The actress arrived in Cox’s Bazar on Monday morning to assess the humanitarian needs of the Rohingyas in her role as UNHCR special envoy.
Bangladesh is now hosting nearly 1.3 million Rohingyas. The majority of Rohingyas -- more than 620,000 people -- live in just one area: Kutupalong, the largest refugee settlement anywhere in the world today.
The special envoy will conclude her Bangladesh visit after holding official meetings with Prime Minister Sheikh Hasina and Foreign Minister Dr AK Abdul Momen as well as other senior officials in Dhaka on Wednesday.
During the meetings, she will discuss how UNHCR can best support the current response led by the Bangladesh government, along with the need for safe and sustainable solutions to the plight of one of the world's most persecuted minorities, UNHCR said.
Her visit came just before the launch of a new appeal for the humanitarian situation in Bangladesh -- the 2019 Joint Response Plan -- which seeks to raise some $920 million to continue meeting the basic needs of Rohingyas and the communities hosting them.
Bangladesh has been heavily affected by the influx of more than 730,000 Rohingyas from Myanmar since August 2017 and now hosts nearly a million refugees, said the UN refugee agency.
Dhaka, Feb 5 (UNB) – Unicef on Tuesday called for concerted action to tackle and prevent violence against children and young people online in Bangladesh where the internet population has witnessed 800 times growth since 2000.
On the Safer Internet Day, Unicef warned of the dangers posed by online violence, cyberbullying and digital harassment for the 32 percent children aged 10 to 17 years in the country.
The call came after a recent Unicef poll of young people and suggestions from a series of student-led #ENDviolence Youth Talks held around the world.
A Unicef Bangladesh commissioned study titled ‘Online Safety of Children in Bangladesh’ said the country’s online population was getting younger with children as young as 11 using the internet daily.
It surveyed 1,281 children (aged 10 to 17) from schools, colleges, and madrasahs who use internet and found that 25 percent of them (aged 10-17) started accessing the digital world below the age of 11.
In Bangladesh, boys (63%) are ahead of girls (48%) in terms of high frequency online access and use. Ten percent had been exposed to religiously provocative content but those aged between 16 and17 had been exposed to such contents more than other groups of children.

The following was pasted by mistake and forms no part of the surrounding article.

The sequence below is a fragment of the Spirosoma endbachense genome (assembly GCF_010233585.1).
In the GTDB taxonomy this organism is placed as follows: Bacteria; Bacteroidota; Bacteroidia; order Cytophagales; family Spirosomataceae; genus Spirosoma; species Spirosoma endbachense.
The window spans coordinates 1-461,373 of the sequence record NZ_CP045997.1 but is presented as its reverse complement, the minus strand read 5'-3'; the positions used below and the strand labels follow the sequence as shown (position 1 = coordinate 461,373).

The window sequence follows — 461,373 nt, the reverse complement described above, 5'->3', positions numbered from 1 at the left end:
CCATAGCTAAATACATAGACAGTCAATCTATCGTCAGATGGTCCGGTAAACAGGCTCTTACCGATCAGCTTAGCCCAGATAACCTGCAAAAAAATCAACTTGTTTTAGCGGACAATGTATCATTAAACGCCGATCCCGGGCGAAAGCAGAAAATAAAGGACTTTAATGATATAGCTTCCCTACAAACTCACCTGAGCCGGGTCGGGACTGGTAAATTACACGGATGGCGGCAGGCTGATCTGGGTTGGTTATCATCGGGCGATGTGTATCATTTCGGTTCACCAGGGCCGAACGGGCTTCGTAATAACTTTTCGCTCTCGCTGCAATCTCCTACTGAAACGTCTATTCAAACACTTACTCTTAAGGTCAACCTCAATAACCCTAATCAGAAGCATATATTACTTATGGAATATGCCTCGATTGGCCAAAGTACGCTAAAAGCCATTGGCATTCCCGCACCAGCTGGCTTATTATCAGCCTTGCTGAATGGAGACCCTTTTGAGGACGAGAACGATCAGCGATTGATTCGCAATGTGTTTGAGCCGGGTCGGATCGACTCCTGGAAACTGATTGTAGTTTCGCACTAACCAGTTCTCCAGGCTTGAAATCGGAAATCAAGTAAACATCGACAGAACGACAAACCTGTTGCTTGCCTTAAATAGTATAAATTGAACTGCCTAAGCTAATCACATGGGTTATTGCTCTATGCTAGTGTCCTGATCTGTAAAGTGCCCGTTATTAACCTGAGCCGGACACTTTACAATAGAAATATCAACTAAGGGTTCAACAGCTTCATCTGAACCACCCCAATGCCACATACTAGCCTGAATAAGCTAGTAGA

The use of private rooms as primary internet usage point by 63 percent surveyed children indicates the prevalence of less supervised internet use, the report noted.
Chatting and watching videos were found to be the two most frequent internet activities, with 33 percent chatting online and 30 percent watching videos daily.
Shockingly, the study revealed that 70 percent boys and 44 percent girls admitted to befriending unknown people online. A number of the respondents said they had met the online ‘friends’ in person, risking their safety.
“We’ve heard from children and young people from Bangladesh and around the world and what they are saying is clear: The Internet has become a kindness desert,” said Edouard Beigbeder, the Unicef Bangladesh representative.
“That’s why this Safer Internet Day, Unicef is following young people’s lead and inviting everyone to be kind online, and calling for greater action to make the Internet a safer place for everyone, especially children.”
‘Tip the balance for good’
Older children may be more exposed to cyberbullying than younger ones but children, in general, are not immune from harmful content, sexual exploitation and abuse.
Cyberbullying can cause profound harm as it can quickly reach a wide audience, and can remain accessible online indefinitely – virtually ‘following’ its victims online for life.
Victims of cyberbullying are more likely to use alcohol and drugs and skip school than other students. They also are more likely to receive poor grades and experience low self-esteem and health problems.
In extreme situations, cyberbullying has even led to suicide.
“Thirty years after the adoption of the Convention on the Rights of the Child and the creation of the World Wide Web, it is time for governments, families, academia and, critically, the private sector to put children and young people at the centre of digital policies," said Beigbeder.
“By protecting them from the worst the Internet has to offer and expanding access to its best, we can each help tip the balance for good.”